Tress opened and closed his mouth silently a moment, as though looking for a way to simplify the indecipherable and complex explanation in his head, and Cori rolled her eyes. “Fey magic is nature magic – water and wind and earth and fire, animals and plants...” she hesitated a moment. “And glamers and curses and enchantments, which I guess aren't nature magic after all, but still. The door is wood, expanding wood is fey magic.”

“Okay,” Mav said. “Now, bear with a poor dunce for a moment. Glamers and curses and enchantments – those are all things human mages can do too, right? And I know there are elementalist mages – and Inarios is one of them, unless he's carrying that fancy stick of his just for show, which, I grant, is possible. Animals and plants, I admit, aren't exactly common tools in a magelord's repertoire, but there are even mages who have taken familiars.”

“What are you getting at?” Tress asked, frowning and readjusting his glasses again. One day, Mavignel resolved, he'd let his brother know just how sure a giveaway that gesture was of insecurity and uncertainty. Just... not while he was trying to convince him of anything.

“Does this have to be fey magic?”

“Yes!” Cori said with exasperated emphasis. “I just said-”

Mav turned away from her, cutting her off in mid-sentence, to make full eye contact with Tresselion, who was frowning. “I've never heard of any spell that could do something like that,” he said, shaking his head discouragingly. “I know the catechisms, Mav, and it's not in any of them.”

“But all mages have their own tricks,” Mavignel insisted. “Family secrets, personal twists on older spells – look, things can expand when they're hot – or when they're cold, if they've got enough water in them to freeze. Is this something you could do if you were, say, a gifted elementalist who decided to get creative?”

“No!” Cori said, but something changed about the way that Tress was shaking his head.

“Maybe,” he said, hesitantly, not seeming to notice Corialuna's hot glare turning on him. “I'm not an elementalist. I...”

“There are even spells that can make a mage grow or shrink, or that can let him grow or shrink his possessions,” Mav said. “Baron Endworld's oldest son carries a rapier on a charm bracelet; I've seen it.”

“That's no small magic!” Tress protested. “That takes preparation – time and gold and way too much effort, and it leaves traces behind, and there weren't any here.”

“But in principle... a human mage could manage something - ridiculously complex and powerful and impressive, yes – but something like this?”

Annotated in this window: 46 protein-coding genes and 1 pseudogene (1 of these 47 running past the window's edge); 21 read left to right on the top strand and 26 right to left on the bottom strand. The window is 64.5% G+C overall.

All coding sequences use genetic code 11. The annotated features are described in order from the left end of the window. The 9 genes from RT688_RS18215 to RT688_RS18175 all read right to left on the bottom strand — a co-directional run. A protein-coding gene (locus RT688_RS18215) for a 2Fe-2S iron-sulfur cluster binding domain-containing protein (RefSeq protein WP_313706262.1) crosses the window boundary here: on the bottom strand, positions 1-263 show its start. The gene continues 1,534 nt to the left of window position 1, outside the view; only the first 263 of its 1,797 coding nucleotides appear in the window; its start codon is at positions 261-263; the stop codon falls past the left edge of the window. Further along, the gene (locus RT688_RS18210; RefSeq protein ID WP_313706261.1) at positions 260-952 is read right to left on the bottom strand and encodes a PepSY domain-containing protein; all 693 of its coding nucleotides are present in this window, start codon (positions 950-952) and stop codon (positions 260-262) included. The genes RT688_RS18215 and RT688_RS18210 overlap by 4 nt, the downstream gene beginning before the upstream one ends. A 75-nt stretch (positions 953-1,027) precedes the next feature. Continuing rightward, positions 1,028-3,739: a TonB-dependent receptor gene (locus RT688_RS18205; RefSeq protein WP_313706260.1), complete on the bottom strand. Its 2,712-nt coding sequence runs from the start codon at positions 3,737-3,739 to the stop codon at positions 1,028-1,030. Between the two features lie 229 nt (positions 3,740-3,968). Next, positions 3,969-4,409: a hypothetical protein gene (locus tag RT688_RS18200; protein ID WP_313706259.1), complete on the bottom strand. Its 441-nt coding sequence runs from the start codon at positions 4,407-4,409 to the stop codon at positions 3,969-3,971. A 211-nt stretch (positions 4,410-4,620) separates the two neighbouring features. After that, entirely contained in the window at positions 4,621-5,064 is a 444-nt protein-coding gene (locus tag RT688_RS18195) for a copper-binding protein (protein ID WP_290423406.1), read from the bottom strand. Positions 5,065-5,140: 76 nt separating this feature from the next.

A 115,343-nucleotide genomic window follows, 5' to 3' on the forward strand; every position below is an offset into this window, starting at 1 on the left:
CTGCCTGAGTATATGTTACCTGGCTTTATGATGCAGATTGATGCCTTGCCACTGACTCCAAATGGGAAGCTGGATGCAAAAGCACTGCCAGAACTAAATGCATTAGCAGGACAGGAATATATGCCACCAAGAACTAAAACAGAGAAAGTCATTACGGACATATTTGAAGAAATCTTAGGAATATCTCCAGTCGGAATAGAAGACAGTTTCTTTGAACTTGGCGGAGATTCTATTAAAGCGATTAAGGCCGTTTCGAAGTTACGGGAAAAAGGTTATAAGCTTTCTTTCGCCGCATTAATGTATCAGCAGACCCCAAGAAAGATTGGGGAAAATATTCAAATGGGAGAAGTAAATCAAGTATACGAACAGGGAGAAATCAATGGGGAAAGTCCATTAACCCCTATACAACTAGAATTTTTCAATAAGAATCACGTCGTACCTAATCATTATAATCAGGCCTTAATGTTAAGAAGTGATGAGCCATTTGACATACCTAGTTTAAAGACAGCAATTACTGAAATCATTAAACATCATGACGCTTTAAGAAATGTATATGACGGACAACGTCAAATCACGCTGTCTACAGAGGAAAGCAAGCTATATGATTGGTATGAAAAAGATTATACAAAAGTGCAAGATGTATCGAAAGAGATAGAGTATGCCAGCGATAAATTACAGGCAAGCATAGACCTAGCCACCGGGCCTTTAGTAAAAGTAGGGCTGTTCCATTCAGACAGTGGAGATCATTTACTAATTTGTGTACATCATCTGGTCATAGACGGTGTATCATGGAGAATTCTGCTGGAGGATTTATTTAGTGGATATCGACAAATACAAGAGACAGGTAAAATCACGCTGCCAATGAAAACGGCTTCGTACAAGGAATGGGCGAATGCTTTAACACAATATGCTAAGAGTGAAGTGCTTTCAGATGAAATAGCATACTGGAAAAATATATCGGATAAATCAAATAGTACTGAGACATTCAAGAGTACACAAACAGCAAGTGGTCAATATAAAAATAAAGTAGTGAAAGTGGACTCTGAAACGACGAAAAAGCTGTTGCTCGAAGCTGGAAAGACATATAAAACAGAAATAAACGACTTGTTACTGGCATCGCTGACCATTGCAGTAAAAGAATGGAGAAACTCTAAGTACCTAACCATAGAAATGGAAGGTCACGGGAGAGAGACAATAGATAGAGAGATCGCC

“Maybe...” Cori said, hesitantly, and Tresselion nodded slowly. “Yes.”

“And we're at least a good twelve miles inside the Wall,” Mavignel continued. “In the private home of a Countess. And none of us have done anything to personally aggravate the King of Oak and Holly, have we?” They shook their heads, and Mav made a mental note of Cori's reaction in particular, the innocent lack of hesitation or thought. It didn't tally with the story she'd told about her father earlier, but that didn't come as a surprise to him, exactly. “And Lord Inarios, who has perhaps some small cause to bear us ill will, is an elementalist, and is unlikely to be a wood sprite, despite the size and stiffness of the stick up his – well, he's an elementalist, yes?” He waited for, and got, their acknowledging nods. “Then let's not excite ourselves. The simplest explanation is likeliest to be true, after all, and unfortunately for us, that explanation is that Inarios is a determined genius of a mage with a wicked wit.”

Mavignel exhaled slowly, and allowed himself a moment of deep and private satisfaction at the expressions of his adopted siblings. Attentive, admiring, trusting. He felt suddenly and fiercely possessive. This was what he wanted, what he deserved, and he would do what he had to to keep it – keep them - even if it meant convincing them that this wasn't the work of a fairy when the simplest explanation, in fact, was that it was, rather than that Inarios was an unprecedented ingenue of sorcerous talent at only sixteen years of age. Inarios was a stuck-up prat.

“Then that,” he said with a slow smile, “is going to make it that much sweeter when we get back at him with the most clever and dastardly prank we can devise.”

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Crossheart Hall by Matt and Teresa Doyle is licensed under a Creative Commons Attribution-Noncommercial-Share Alike 3.0 United States License.